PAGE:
Fault Finding

By Bashir Orchard (rahmat Allah ‘alayh), Guide Posts

There is a difference between finding fault and constructive criticism.  No doubt drawing the attention of another to a fault in aid of his betterment is a meritorious act providing he is approached in a proper manner.  Here however attention is being drawn to those persons who find fault for the sake of fault-finding.  It is they who should not throw stones in glass houses and bear in mind the words of Jesus:

“Why beholdest thou the mote that is in thy brother’s eye, but considered not the beam that is in thy own eye?” (Mathew 7.3)

On this matter God says in the Holy Quran:

“Oh ye who believe!  Let not one people deride another people, haply they may be better than they, nor let one group of women deride another group of women, haply they may be better than they.” (49:12)

Gossip is a very common fault.  It would not be so bad if we speak of people in a charitable manner, but often we do not.  Our eyes and ears are keener to pick out blemishes than features of beauty, and our tongues like to talk of other’s shortcomings.  The Holy Quran instructs us not to be censorious and adversely critical of others.  God commands:

”Oh ye who believe!  avoid much suspicion, for suspicion in some cases is a sin.  And spy not on one another, neither backbite on one another.” (49:13)

Nobody likes to be the subject of unkind fault-finding and censorious criticsim.  We like to be judged fairly.  We like others to show charity and forebearence in our shortcomings.  That being so we should show charitable forebearence in our attitude towards them.  We would resent and abhor unfair and unkind fault-finding levelled at us.

It is strange how unaware we may be of our own faults and yet how clearly we see those of other people.  We see a speck in the eye of another while being apparantly oblivious of a large beam in our own eye.  We observe and criticise the smallest fault in another while a much greater fault lies in us.  We have been well advised:

In speaking of a persons faults

Pray don’t forget your own.

Remember that those with homes of glass

Should seldom throw a stone.

If we have nothing else to do

Than talk of those who sin,

Its better to commence at home

And from that point begin.

It is a fact that those who talk about the faults of other usually have far greater faults in themselves.  This truth should make us extremely careful before voicing the faults of others.  We would do far better to speak well of them and remain silent regarding their faults.  The Holy Prophet of Islam (saw) said:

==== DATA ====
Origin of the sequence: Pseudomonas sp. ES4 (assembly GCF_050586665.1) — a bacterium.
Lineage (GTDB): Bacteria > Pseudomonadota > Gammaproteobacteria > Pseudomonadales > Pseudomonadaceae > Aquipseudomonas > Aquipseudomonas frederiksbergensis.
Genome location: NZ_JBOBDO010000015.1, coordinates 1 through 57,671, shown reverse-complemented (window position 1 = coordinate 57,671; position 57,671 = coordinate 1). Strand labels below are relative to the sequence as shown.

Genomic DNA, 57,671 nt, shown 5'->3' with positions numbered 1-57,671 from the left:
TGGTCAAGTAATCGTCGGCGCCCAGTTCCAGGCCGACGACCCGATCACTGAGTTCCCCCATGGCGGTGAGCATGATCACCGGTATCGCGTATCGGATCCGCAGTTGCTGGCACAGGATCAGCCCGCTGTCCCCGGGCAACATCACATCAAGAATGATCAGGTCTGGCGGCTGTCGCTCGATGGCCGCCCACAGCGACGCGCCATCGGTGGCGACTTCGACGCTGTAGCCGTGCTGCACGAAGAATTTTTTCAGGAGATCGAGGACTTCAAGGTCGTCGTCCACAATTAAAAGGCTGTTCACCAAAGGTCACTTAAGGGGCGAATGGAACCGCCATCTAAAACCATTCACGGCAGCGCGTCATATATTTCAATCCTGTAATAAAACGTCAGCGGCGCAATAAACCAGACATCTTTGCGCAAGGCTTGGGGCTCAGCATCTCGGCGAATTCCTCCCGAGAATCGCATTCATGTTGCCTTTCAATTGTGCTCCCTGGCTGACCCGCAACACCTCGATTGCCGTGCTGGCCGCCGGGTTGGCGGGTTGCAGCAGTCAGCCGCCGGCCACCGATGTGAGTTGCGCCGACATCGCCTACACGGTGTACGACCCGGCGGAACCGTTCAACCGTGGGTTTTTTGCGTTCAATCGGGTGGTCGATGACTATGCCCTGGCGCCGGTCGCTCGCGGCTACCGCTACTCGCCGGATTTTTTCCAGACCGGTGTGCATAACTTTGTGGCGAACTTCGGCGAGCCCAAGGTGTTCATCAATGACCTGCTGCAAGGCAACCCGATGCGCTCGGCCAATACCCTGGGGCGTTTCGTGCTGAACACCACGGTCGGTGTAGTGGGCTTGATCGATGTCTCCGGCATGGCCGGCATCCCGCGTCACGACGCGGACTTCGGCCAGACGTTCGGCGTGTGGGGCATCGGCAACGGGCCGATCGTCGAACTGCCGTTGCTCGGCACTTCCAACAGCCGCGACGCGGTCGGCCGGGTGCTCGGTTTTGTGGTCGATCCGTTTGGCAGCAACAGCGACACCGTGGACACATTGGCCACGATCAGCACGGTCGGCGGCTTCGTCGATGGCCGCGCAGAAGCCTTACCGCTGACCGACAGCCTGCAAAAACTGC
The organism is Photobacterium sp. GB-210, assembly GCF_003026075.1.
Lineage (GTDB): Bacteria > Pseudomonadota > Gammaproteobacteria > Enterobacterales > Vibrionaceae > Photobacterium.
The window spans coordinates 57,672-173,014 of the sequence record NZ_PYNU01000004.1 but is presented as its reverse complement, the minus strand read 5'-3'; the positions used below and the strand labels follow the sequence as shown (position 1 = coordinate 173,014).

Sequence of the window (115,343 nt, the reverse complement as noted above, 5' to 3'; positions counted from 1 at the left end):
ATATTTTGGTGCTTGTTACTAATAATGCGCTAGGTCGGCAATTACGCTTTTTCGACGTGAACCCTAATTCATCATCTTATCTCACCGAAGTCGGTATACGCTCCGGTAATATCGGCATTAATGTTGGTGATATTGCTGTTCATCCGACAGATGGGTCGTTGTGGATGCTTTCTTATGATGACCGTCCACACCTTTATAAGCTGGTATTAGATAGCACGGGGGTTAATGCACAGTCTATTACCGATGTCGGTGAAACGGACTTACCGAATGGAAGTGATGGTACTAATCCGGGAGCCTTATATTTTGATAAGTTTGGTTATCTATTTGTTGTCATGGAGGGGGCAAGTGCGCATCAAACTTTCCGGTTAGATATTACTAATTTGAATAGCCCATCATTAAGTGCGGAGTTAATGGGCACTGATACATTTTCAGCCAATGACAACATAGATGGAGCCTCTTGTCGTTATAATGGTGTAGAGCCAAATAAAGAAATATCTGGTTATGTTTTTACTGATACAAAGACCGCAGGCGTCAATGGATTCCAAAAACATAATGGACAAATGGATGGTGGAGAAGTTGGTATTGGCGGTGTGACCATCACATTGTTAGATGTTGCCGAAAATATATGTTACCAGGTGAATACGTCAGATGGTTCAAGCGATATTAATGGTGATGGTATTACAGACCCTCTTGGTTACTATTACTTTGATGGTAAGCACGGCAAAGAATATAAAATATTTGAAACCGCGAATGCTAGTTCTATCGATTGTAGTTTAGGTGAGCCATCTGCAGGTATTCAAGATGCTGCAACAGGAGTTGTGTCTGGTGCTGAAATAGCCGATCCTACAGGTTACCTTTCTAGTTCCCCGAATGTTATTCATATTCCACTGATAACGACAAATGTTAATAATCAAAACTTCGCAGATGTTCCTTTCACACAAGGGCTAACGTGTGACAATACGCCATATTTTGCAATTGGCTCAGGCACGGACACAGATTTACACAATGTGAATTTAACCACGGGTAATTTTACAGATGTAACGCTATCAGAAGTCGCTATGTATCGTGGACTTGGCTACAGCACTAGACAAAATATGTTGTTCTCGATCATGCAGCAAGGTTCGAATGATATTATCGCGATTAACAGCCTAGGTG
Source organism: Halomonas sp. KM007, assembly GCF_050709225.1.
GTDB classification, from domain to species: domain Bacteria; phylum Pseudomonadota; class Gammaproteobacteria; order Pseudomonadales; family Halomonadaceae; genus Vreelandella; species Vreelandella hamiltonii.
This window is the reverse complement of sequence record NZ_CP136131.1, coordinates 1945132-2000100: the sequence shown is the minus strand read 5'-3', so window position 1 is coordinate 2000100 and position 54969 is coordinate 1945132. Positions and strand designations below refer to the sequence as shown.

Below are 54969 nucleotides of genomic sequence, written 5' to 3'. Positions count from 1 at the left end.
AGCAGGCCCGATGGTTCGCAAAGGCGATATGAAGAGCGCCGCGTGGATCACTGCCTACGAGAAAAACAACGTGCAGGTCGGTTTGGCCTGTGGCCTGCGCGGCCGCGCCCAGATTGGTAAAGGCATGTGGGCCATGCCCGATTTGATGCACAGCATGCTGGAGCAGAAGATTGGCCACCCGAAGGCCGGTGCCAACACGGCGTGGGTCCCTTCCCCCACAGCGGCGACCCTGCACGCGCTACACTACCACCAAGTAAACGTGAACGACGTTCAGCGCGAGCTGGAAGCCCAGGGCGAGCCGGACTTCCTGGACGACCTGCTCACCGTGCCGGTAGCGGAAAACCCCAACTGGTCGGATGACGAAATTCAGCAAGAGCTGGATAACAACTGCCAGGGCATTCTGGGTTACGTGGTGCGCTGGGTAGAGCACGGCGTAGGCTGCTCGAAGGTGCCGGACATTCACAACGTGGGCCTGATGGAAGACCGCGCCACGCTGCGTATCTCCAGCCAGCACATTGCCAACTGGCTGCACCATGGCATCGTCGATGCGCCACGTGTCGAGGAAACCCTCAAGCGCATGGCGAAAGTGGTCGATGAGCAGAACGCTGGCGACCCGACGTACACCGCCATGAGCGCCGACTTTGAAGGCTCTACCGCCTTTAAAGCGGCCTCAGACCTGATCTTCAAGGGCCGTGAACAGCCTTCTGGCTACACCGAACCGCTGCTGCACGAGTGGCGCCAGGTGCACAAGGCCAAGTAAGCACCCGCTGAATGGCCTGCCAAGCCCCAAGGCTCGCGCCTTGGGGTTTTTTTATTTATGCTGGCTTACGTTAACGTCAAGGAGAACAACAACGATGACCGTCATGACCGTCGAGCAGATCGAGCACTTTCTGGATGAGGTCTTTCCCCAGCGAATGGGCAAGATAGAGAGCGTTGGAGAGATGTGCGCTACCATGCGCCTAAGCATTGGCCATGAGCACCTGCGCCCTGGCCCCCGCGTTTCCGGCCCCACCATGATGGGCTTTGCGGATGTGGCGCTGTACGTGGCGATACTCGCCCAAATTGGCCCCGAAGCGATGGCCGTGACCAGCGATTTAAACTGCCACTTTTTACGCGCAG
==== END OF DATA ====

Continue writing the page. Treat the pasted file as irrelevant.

“Do you know what backbiting is?  He was answered:  Allah and His Messenger know best.  He said:  Your saying of your brother that which he would dislike.  Someone said:  But if my brother should say I say?  The Holy Prophet(saw) said:  If he should be as you say then you have been guilty of backbiting and if he should not be as you say you are guilty of calumny.”

We should be so attentive to improving ourselves that we have no time to backbite, fault-fighting and criticise others.  If we want to enjoy the sweet peace of God within ourselves then we should strive to keep our minds free of all bitter criticism.

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3 thoughts on “Fault Finding

  1. I think the answer to your question is in the hadith quoted by the author. “[Backbiting is]… Your saying of your brother that which he would dislike.”

    I don’t think a brother/sister would dislike you speaking positively of their spiritual attribute with good intention, particularly if it is done in order to promote that positive attribute in others. After all don’t all the ahadith exist for just that reason?

    As far as positive worldly attributes go, I’d like to think we should all use them as tools to try get closer to Allah, and/or received them as a reward from Allah. Trying to express that link might help make every positive worldy attribute associated to a positive spiritual attribute.

  2. Salam Hajjah07. I get a completely different meaning from that sentence, but that’s ok. The Prophet salAllahu alaihe wa sallam stated that diffrence of opinion in my ummah is a mercy.

    To my understanding it is implying that when something becomes so natural and common that it doesn’t seem like such a bad thing anymore – i.e. gossiping and back-biting is such a natural thing for us that it doesn’t seem like such a big sin. The sentence to me is saying that obviously speaking of someone in a charitable manner is undoubtedly better than speaking of one in a negative manner – which would constitute as back – biting etc. So why not stick to the former as opposed to the latter.

    Husn al-zan is the way to go – thinking good of others and having a good opinion of them and not doubting them – I am quite certain that was the author’s intention.

    JazakAllah

    Allah knows best.

  3. “It would not be so bad if we speak of people in a charitable manner, but often we do not.”

    This sentence is interesting. Do you think the author meant to imply it is still bad if we speak of people in a charitable manner? Does it still constitute ‘back-biting’ if one speaks of another positively? I have come across two types of comments in this regard:

    1) Speaking positively of someone’s worldly attributes e.g. XX has a nice house; YY has a beautiful voice

    2) Speaking positively of someone’s spiritual attributes e.g. XX pays a lot of charity; YY is always regular in tahajjud

    I’ve always thought it a bit dangerous to even speak charitably about others (particularly in scenario 1), as it can lead to fault-finding and back-biting. It’d be interesting to know what others think, and what scholars in the past may have said regarding this?

    Sorry to go a bit off on a bit of a tangent, but that sentence really made me stop and think!

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